While that wording isn’t as strong as what Starwood used to have, I’ve found Hyatt to be pretty consistent in honoring an upgrade to the best available room, including standard suites.
I received a suite upgrade at the Hyatt Regency Dushanbe
Four confirmed suite upgrade certificates per year
The area where Hyatt’s upgrade policy really shines is with the Globalist confirmed suite upgrades. Just for being a Globalist member you receive four confirmed suite upgrades per year, each of which can be used to confirm a suite upgrade at the time of booking for a stay of up to seven consecutive nights.
The reason I love this benefit so much is because it allows me to upgrade those stays that matter the most to me, where I really value a suite. This year I’ve been able to lock in suite upgrades at the Park Hyatt Paris, Park Hyatt Milan, and Park Hyatt St. Kitts, and those are the three stays that matter most to me.
The suite upgrade I received at the Park Hyatt Paris Vendome
The best status breakfast benefit of any hotel brand
As far as I’m concerned, Hyatt offers the best top tier elite breakfast benefit of any hotel group, given that they offer full breakfast at all hotels. Marriott has excluded hotels, Hilton offers continental breakfast, and IHG doesn’t offer any real breakfast benefit.
With Hyatt you get access to the club lounge when there is one. For those hotels without a club lounge you get a full, hot breakfast in the restaurant. The way this is executed varies by hotel. At some hotels you have access to the buffet, at other hotels you can get room service, and at other hotels you can order anything off the menu.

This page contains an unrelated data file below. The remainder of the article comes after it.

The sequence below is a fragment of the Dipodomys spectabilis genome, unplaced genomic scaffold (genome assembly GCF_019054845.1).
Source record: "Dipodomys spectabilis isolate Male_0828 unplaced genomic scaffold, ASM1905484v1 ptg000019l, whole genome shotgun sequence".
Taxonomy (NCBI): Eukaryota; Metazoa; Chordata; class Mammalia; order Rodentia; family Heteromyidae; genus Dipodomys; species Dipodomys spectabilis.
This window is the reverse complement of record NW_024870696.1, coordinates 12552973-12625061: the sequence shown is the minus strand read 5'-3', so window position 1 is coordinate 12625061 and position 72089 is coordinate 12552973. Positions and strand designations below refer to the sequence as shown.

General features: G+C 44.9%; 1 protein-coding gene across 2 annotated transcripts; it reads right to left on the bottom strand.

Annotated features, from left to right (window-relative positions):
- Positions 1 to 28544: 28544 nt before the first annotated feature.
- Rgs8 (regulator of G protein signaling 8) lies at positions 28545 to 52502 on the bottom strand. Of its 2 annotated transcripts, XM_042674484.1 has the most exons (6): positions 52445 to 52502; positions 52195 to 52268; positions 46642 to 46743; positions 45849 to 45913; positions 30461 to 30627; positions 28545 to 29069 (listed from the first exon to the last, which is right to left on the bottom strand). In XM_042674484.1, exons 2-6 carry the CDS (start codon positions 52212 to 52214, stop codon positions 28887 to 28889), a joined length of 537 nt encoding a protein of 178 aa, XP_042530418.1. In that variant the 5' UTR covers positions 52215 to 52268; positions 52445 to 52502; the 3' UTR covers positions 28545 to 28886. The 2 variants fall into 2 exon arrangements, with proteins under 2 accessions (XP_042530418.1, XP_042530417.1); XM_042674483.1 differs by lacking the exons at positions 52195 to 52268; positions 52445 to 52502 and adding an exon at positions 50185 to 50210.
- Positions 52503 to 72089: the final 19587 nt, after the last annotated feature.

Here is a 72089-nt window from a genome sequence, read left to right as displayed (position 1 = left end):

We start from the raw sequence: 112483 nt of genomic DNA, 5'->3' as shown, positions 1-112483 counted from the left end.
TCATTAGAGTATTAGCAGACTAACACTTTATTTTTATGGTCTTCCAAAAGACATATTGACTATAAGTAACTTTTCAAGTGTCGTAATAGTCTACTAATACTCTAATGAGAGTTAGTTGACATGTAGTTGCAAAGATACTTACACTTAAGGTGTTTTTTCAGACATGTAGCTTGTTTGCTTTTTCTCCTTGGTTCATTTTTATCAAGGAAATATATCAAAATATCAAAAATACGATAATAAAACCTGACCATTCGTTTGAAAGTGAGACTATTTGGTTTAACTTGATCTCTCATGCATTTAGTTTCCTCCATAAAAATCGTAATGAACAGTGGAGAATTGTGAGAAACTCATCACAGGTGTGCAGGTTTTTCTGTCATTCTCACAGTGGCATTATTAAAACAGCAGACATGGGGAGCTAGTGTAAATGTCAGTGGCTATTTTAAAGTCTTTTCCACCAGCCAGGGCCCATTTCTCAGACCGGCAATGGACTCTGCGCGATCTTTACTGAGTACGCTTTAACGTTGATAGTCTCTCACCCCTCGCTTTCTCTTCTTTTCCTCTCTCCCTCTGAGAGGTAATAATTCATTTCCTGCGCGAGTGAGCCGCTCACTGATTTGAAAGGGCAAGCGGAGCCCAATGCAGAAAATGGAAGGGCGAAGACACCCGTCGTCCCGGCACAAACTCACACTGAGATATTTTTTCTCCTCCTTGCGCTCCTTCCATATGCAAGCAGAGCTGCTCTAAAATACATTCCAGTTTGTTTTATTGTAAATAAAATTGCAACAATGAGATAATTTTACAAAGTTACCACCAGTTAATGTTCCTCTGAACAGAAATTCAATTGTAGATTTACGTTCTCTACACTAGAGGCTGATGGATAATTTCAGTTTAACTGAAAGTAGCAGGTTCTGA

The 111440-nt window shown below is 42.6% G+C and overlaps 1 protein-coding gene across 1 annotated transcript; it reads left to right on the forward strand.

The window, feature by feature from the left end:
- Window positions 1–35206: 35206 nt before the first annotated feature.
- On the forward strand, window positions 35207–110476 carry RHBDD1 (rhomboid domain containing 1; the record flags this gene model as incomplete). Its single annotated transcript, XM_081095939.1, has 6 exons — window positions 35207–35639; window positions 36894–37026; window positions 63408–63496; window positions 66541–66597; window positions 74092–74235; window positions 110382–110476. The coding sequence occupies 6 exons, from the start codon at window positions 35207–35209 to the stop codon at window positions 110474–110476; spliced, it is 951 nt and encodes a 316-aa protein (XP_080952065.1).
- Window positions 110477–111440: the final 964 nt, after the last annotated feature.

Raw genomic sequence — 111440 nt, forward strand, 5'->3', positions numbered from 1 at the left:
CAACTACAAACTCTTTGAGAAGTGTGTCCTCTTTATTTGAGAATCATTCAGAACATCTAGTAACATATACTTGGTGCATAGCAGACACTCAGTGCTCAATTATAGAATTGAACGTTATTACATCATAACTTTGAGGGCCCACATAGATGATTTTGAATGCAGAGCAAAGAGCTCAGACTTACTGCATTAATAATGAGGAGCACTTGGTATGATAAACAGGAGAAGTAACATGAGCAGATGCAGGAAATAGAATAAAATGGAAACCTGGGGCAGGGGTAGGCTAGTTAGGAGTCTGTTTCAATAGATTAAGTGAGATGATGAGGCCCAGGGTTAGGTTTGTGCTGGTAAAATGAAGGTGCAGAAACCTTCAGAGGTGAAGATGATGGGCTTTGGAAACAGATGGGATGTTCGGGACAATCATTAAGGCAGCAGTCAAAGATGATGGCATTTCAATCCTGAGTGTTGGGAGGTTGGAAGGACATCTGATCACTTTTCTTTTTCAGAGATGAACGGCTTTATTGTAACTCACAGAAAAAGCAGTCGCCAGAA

Amazing breakfast at the Park Hyatt Milan
Guaranteed 4PM check-out
Globalist members receive guaranteed 4PM check-out. This benefit is subject to availability at resorts, but it’s guaranteed at other hotels. A benefit is most valuable when guaranteed, so being able to stay 4-5 hours beyond the typical check-out time is great.
Guest of Honor bookings
Hyatt has what’s called the Guest of Honor benefit, where Globalist members can redeem points for a friend or family member, and when they do, that guest inherits Globalist benefits for that stay. This is such a great reward.
Anyone who spends a lot of time on the road wants their family to travel comfortably as well, which is why I love this perk so much.
Being able to extend elite perks to friends and family is pretty awesome
Waived resort fees on all stays
We’re increasingly seeing hotels add resort and destination fees, which are essentially just junk fees intended to boost revenue. Lately these have increasingly been added at city hotels. Hyatt Globalist members are always exempt from these, regardless of whether on a cash or points booking.